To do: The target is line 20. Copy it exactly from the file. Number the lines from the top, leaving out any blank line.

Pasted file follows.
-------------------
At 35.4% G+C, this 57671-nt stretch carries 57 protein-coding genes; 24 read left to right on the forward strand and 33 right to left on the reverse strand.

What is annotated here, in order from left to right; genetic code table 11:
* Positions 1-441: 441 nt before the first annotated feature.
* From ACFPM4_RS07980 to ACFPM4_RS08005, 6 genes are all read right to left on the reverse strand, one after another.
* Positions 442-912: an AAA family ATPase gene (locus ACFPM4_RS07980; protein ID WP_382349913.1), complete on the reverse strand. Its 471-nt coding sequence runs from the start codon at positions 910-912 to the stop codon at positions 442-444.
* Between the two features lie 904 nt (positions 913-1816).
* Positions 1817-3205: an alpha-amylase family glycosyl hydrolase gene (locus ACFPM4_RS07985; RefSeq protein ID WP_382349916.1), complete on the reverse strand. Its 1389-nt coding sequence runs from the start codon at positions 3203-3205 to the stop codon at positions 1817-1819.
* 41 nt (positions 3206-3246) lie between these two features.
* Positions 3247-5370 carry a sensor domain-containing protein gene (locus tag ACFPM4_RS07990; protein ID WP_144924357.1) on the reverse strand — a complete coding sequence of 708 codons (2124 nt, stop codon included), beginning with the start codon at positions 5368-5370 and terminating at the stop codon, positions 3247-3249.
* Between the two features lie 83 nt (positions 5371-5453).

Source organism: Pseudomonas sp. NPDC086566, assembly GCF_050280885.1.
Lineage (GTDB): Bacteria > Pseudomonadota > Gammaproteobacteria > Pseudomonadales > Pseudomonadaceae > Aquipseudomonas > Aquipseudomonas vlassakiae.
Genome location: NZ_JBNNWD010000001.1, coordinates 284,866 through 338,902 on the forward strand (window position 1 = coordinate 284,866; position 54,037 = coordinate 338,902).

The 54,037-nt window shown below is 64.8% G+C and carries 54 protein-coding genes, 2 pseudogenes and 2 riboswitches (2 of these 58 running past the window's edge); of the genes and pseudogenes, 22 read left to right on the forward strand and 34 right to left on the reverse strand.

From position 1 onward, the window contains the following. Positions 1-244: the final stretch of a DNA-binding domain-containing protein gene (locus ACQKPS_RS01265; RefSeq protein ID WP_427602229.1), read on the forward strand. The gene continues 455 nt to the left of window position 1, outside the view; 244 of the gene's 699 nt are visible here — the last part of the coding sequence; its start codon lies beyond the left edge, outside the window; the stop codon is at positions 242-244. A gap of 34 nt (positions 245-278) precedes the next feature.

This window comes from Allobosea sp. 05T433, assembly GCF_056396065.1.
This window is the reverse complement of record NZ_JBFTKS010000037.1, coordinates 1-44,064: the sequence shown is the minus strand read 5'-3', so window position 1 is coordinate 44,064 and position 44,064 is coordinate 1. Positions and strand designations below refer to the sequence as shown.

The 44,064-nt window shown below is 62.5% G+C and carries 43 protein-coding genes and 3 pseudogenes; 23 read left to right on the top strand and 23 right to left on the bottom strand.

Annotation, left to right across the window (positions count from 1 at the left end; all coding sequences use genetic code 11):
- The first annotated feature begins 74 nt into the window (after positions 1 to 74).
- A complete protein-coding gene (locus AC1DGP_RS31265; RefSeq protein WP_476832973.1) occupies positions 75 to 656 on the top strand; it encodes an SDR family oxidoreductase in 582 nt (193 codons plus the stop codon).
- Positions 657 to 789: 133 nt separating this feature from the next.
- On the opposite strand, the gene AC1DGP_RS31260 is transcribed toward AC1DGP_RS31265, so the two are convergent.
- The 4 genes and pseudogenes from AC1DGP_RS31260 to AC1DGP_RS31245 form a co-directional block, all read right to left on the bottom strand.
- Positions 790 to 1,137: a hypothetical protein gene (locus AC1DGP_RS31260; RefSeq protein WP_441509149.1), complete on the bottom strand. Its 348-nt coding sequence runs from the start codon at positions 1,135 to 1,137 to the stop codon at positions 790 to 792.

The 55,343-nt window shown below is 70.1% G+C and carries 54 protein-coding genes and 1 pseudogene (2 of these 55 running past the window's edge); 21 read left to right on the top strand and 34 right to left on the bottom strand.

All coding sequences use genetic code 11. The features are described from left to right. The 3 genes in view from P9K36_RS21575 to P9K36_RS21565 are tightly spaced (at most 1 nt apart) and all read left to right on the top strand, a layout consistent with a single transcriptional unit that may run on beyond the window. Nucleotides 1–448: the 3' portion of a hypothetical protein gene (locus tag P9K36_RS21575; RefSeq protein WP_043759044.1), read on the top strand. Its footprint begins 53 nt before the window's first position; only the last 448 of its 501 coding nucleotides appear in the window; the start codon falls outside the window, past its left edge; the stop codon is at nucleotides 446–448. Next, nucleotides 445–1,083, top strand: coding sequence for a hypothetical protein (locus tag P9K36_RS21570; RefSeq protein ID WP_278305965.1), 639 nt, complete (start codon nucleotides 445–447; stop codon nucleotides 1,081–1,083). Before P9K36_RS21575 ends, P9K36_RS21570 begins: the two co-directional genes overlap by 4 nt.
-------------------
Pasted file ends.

- The first annotated feature begins 74 nt into the window (after positions 1 to 74).